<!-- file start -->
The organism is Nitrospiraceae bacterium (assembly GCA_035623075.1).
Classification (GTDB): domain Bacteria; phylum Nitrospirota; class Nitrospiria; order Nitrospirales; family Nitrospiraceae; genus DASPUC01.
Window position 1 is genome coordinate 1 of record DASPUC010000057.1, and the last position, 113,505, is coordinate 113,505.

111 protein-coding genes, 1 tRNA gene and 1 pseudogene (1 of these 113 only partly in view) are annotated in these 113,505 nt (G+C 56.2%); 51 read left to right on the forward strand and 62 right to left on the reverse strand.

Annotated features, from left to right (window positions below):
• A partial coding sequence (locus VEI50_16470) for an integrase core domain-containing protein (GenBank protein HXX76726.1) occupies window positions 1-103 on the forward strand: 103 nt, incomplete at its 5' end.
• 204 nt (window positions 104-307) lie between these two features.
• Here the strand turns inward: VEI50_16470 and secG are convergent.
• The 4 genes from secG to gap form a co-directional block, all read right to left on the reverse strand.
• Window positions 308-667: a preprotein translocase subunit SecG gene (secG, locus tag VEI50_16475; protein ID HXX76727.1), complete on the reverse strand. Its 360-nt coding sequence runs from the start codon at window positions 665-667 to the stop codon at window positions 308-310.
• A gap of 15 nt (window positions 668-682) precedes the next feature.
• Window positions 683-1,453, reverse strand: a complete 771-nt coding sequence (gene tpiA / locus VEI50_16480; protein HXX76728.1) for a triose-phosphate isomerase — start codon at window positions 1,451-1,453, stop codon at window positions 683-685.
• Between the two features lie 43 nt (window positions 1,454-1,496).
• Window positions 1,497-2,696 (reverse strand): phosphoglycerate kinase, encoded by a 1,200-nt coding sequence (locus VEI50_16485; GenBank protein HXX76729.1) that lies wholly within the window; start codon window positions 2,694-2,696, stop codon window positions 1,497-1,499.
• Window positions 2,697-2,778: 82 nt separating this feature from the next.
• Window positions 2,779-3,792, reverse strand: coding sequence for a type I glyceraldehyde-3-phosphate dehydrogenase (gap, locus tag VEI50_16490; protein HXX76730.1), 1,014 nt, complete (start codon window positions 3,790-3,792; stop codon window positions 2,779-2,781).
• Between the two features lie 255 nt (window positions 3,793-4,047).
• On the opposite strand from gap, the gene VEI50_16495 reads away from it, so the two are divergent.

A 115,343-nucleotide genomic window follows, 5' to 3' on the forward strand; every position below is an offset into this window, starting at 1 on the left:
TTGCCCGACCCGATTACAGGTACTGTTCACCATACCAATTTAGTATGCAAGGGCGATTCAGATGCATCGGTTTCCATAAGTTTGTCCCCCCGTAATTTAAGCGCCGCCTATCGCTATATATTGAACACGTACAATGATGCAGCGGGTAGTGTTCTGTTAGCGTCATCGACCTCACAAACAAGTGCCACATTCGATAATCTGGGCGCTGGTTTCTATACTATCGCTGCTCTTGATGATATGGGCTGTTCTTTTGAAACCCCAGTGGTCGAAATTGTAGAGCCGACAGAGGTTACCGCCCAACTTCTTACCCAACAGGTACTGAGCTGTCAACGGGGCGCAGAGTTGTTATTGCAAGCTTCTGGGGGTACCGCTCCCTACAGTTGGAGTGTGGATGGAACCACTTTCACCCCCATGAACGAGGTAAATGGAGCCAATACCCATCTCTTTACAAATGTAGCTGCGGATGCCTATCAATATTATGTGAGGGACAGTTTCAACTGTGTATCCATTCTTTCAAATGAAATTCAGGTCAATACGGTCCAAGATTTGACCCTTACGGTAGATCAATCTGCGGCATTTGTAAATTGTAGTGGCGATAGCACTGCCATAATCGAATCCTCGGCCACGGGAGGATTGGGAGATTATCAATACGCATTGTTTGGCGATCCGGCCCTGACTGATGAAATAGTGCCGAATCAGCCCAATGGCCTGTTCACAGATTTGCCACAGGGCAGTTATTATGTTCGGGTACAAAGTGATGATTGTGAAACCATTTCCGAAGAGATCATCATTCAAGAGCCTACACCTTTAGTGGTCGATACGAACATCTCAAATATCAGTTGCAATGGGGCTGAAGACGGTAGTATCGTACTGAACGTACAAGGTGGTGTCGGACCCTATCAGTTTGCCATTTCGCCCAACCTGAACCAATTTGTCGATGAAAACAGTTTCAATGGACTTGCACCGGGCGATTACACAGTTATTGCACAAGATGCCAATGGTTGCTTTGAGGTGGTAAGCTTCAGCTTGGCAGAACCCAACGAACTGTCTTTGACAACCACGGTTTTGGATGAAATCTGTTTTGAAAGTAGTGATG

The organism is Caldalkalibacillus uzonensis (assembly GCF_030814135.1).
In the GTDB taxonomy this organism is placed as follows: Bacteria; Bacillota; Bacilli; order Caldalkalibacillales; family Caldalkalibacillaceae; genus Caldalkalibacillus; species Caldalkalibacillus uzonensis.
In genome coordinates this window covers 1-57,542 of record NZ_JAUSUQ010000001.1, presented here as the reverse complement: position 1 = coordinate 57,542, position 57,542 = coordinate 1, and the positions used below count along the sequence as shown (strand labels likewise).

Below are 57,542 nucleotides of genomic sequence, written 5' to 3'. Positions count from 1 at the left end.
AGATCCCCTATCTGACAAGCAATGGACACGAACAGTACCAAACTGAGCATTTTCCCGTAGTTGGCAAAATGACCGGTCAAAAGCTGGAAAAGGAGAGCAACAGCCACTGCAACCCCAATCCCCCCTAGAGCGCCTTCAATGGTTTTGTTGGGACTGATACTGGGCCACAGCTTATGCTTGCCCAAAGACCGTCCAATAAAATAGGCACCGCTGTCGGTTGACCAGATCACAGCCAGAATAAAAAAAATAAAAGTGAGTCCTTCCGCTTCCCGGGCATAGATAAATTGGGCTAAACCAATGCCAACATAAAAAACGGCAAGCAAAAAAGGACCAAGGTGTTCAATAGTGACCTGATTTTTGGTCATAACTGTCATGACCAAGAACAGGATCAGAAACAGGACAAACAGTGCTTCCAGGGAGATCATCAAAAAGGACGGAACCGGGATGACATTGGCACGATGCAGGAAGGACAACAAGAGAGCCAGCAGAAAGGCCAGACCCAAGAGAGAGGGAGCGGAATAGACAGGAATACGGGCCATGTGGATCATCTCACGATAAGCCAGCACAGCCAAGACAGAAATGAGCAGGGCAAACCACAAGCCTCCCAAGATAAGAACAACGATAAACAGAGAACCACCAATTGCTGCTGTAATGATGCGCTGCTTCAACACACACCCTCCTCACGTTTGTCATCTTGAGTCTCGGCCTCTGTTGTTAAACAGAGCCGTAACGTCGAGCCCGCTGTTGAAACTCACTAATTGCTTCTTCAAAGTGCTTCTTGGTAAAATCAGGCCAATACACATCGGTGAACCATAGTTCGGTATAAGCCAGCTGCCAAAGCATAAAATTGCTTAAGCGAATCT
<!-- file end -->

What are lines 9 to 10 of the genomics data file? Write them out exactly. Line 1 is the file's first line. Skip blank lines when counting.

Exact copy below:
• The 4 genes from secG to gap form a co-directional block, all read right to left on the reverse strand.
• Window positions 308-667: a preprotein translocase subunit SecG gene (secG, locus tag VEI50_16475; protein ID HXX76727.1), complete on the reverse strand. Its 360-nt coding sequence runs from the start codon at window positions 665-667 to the stop codon at window positions 308-310.